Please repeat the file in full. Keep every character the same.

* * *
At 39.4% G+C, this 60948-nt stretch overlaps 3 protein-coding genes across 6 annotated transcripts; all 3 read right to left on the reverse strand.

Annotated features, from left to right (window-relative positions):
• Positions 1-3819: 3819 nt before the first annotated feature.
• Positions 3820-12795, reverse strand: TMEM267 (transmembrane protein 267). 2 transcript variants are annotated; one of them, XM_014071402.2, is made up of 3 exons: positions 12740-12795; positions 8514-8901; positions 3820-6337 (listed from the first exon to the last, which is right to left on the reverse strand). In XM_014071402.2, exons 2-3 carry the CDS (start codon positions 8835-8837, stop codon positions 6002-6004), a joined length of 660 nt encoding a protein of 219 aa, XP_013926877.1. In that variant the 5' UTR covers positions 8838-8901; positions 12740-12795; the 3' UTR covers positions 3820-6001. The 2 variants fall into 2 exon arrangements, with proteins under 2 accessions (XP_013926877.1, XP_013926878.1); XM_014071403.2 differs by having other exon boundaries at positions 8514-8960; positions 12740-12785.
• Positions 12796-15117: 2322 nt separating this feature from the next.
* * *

At 39.4% G+C, this 60948-nt stretch overlaps 3 protein-coding genes across 6 annotated transcripts; all 3 read right to left on the reverse strand.

Annotated features, from left to right (window-relative positions):
• Positions 1-3819: 3819 nt before the first annotated feature.
• Positions 3820-12795, reverse strand: TMEM267 (transmembrane protein 267). 2 transcript variants are annotated; one of them, XM_014071402.2, is made up of 3 exons: positions 12740-12795; positions 8514-8901; positions 3820-6337 (listed from the first exon to the last, which is right to left on the reverse strand). In XM_014071402.2, exons 2-3 carry the CDS (start codon positions 8835-8837, stop codon positions 6002-6004), a joined length of 660 nt encoding a protein of 219 aa, XP_013926877.1. In that variant the 5' UTR covers positions 8838-8901; positions 12740-12795; the 3' UTR covers positions 3820-6001. The 2 variants fall into 2 exon arrangements, with proteins under 2 accessions (XP_013926877.1, XP_013926878.1); XM_014071403.2 differs by having other exon boundaries at positions 8514-8960; positions 12740-12785.
• Positions 12796-15117: 2322 nt separating this feature from the next.